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Why are more Black kids suicidal? A search for answers. (centerforhealthjournalism.org)

 

One study of high school students, published in September, found that the Black teenagers surveyed were more likely than the white teenagers to have attempted suicide without first having suicidal thoughts or plans. Because suicide screening questionnaires typically ask whether people are having suicidal thoughts or have made plans to hurt themselves, the authors speculated that the questionnaires might fail to identify some Black youths who are at risk of suicide, or that there could be additional factors that might indicate a need for intervention.

More research is needed, but a government study conducted last year suggested that Black children and adolescents who died by suicide were more likely than white youths to have experienced a crisis in the two weeks before they died. They were also more likely to have had a family relationship problem, argument or conflict, or a history of suicide attempts.

Suicide and mental illness are often thought of as a “white phenomenon,” said Michael A. Lindsey, the executive director of the McSilver Institute for Poverty Policy and Research at New York University, who studies the mental health of Black adolescents.

Looking at the raw numbers, it’s easy to understand why. White deaths by suicide far outnumber those of Black people. But when taking into account youth suicide rates — the number of suicides per 100,000 individuals under age 25 — a different picture emerges.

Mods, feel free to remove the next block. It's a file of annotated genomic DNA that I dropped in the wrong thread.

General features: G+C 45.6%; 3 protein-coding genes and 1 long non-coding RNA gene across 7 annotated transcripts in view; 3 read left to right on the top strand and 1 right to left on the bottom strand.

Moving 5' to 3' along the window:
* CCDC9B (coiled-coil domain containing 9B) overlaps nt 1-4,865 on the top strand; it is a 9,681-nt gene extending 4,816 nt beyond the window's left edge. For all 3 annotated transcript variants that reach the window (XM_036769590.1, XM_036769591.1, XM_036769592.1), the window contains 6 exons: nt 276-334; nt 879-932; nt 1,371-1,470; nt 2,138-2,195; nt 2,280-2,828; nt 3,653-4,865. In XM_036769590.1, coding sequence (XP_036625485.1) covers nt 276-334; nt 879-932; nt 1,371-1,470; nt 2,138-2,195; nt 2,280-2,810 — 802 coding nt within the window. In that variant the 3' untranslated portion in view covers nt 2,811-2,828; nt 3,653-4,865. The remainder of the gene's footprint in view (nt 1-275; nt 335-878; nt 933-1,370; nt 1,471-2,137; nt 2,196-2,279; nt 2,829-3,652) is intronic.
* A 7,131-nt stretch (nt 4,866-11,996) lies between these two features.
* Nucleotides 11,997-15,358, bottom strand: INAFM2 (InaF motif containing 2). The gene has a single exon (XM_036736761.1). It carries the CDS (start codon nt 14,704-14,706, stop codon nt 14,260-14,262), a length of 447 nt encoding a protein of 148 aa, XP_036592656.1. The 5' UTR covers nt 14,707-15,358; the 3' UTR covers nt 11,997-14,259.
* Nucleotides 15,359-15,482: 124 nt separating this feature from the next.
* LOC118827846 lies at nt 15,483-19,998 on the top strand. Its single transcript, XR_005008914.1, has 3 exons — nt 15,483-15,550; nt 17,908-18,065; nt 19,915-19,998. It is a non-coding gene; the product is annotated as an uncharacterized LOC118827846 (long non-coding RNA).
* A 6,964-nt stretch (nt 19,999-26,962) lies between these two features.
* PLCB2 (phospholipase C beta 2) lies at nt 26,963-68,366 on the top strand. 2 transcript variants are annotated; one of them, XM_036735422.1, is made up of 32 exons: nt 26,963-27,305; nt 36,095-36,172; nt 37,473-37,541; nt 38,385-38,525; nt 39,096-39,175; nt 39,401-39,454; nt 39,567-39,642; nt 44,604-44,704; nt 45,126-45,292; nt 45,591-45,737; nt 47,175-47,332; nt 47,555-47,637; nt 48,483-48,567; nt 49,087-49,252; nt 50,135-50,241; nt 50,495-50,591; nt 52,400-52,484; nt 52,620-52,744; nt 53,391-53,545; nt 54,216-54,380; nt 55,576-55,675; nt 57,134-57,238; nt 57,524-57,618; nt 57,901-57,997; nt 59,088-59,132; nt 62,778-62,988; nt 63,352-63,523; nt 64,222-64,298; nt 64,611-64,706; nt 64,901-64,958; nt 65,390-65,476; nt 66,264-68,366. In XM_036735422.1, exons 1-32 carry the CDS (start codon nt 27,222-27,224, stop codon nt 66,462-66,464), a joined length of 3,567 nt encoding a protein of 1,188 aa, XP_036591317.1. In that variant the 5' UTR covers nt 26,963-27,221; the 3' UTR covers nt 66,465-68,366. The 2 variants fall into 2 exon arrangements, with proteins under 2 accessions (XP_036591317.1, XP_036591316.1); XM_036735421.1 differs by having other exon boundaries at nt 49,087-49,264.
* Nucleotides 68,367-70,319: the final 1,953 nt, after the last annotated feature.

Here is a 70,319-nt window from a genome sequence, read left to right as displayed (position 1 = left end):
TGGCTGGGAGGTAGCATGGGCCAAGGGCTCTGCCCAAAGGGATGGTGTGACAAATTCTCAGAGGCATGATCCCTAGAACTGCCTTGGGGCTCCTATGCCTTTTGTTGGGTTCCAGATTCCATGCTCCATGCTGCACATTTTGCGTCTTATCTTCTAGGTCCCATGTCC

“I think the statistics are shocking,” said Dr. Lindsey, who was the first to document trends in rising suicide attempts among Black adolescents.

A 2018 study found that while the suicide rate of Black children 5 to 12 was low, it was nearly twice that of white children in the same age group. In one of the most recent examples, a 10-year-old Black girl with autism died by suicide in Utah in early November. Her parents said she had been subjected to racist bullying by her classmates.

Among teenagers and young adults, suicide rates remain highest among whites, Native Americans and Alaska Natives. But while the suicide rate has recently declined among those groups, it has continued to rise among Black youths. From 2013 to 2019 the suicide rate of Black boys and men 15 to 24 years old rose by 47 percent, and by 59 percent for Black girls and women of the same age.

Adolescents of color who identify as L.G.B.T.Q. may be especially at risk of a suicide attempt, according to a national survey conducted by the Trevor Project, a suicide prevention group for L.G.B.T.Q. youth.

To read more of Christina Caron's article,, please click here.

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